Heritage Action, the 501(c)4 political arm of the Heritage Foundation, is spending tens of millions of dollars pushing for restrictive state voting laws by hiring lobbyists, mobilizing state-based activists, and running TV and digital media campaigns.
Heritage Action was founded in 2010 amidst the Tea Party movement and closely aligned itself with the MAGA wing of the Republican Party once Donald Trump became president. The group advocates on a range of policy issues on the federal and state levels, but following the 2020 election, Heritage Action made so-called “election integrity” a top priority.
The group planned to spend $24 million in 2021-22 to push anti-voter policies in eight states, according to an internal Heritage Action plan obtained by Documented and shared with the New York Times and The Guardian.
“Heritage Action will focus on the states with the most vulnerable election laws across the country, which have the largest national political impact,” read the plan, noting that the group would be targeting Arizona, Michigan, Florida, Georgia, Iowa, Nevada, Texas, and Wisconsin.
Part of Heritage Action’s strategy is to promote what it calls “model election laws,” which includes “hiring state lobbyists in crucial states,” according to the plan. Tax filings show that Heritage Action spent $5.1 million on outside lobbyists in 2021 as it worked to block federal election reform legislation and to push strict voting laws in key swing states. The prior year, the group had reported $0 on outside lobbying. Since 2021, Heritage Action staffers have also registered as lobbyists in at least 24 states, according to Documented’s review of state lobbying records.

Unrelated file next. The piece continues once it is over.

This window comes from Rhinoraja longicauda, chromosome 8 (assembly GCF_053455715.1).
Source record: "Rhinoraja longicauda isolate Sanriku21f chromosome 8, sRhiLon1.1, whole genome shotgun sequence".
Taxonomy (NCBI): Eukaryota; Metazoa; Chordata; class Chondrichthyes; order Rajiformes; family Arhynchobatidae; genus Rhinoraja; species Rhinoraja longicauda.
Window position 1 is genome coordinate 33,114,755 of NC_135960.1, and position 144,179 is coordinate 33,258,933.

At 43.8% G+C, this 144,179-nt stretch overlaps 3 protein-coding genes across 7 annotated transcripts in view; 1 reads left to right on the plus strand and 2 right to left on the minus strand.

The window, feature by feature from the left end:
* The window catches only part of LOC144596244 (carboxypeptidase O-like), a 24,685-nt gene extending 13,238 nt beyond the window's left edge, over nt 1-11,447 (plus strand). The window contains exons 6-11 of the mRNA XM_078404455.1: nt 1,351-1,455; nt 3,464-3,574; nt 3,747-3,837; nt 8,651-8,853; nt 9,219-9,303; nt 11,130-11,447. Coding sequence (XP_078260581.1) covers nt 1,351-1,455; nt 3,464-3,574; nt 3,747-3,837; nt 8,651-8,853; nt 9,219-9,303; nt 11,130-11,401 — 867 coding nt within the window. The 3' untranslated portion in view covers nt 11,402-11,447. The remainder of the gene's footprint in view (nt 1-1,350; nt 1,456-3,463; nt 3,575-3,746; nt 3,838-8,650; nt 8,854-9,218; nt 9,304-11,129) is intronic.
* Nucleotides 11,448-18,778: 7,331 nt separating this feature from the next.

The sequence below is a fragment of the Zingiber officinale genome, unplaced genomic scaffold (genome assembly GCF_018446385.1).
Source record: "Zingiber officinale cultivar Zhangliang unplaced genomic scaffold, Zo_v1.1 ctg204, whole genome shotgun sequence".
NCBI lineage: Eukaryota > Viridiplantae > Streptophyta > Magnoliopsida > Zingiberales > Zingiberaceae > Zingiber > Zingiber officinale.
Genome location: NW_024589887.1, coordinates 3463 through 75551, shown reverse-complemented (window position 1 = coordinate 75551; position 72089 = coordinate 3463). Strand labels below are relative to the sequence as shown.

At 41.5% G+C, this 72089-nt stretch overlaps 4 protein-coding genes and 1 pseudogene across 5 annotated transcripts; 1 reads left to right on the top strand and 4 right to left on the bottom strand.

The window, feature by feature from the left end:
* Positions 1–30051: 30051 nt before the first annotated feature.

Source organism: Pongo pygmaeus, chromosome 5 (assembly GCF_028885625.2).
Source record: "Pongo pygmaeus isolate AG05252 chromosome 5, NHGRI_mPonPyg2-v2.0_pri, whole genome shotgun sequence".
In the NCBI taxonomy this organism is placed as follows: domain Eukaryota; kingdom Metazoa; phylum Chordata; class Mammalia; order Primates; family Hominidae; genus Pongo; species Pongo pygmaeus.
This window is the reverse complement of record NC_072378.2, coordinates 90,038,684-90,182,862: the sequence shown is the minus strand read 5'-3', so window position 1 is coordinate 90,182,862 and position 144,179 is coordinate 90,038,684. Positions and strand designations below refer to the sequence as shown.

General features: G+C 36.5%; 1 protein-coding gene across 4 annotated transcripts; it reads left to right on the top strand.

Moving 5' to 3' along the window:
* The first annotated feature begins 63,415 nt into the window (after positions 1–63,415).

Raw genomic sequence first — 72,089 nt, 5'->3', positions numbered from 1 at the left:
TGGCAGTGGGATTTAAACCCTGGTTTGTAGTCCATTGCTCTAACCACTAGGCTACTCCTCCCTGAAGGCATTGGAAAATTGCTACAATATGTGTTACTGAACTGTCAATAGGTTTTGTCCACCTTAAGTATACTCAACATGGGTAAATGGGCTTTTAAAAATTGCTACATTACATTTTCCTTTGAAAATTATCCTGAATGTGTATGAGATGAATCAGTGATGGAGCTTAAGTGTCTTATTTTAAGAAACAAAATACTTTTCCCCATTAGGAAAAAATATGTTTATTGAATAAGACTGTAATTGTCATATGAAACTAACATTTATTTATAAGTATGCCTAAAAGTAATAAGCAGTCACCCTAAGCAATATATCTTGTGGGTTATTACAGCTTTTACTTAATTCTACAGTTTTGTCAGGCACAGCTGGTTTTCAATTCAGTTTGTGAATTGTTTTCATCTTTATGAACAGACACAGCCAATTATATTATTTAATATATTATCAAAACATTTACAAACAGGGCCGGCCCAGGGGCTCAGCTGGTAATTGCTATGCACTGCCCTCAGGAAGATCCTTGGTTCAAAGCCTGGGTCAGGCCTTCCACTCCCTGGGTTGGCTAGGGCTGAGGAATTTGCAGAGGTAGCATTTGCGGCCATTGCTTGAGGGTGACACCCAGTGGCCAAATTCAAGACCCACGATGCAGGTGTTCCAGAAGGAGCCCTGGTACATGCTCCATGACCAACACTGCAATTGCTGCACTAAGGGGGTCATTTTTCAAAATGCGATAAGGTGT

In addition to hiring lobbyists, Heritage Action trains and deploys an army of local activists, whom the organization calls “Sentinels,” to advocate for voter suppression legislation by calling legislators, showing up at public hearings, and providing testimony.
In 2021, Heritage Action’s executive director, Jessica Anderson, boasted to donors of the group’s efforts to advance strict voting laws in states like Georgia, Iowa, and Arizona, according to a video obtained by Documented and shared with Mother Jones. “In some cases, we actually draft them for them,” Anderson said, “or we have a sentinel on our behalf give them the model legislation so it has that grassroots, from-the-bottom-up type of vibe.”
Those efforts had an impact: the New York Times, for example, found that one-third of the 68 voting bills filed in Georgia in 2021 contained policy measures and language that aligned closely with proposals from Heritage Action.
The group also spent millions on ads touting the controversial state voting bills that it helped push into law. For example, After Georgia’s restrictive voting law caused a backlash from businesses and led Major League Baseball to move the All-Star Game from Georgia to Colorado, Heritage Action spent well over $2 million on ads supporting the Georgia bill’s passage.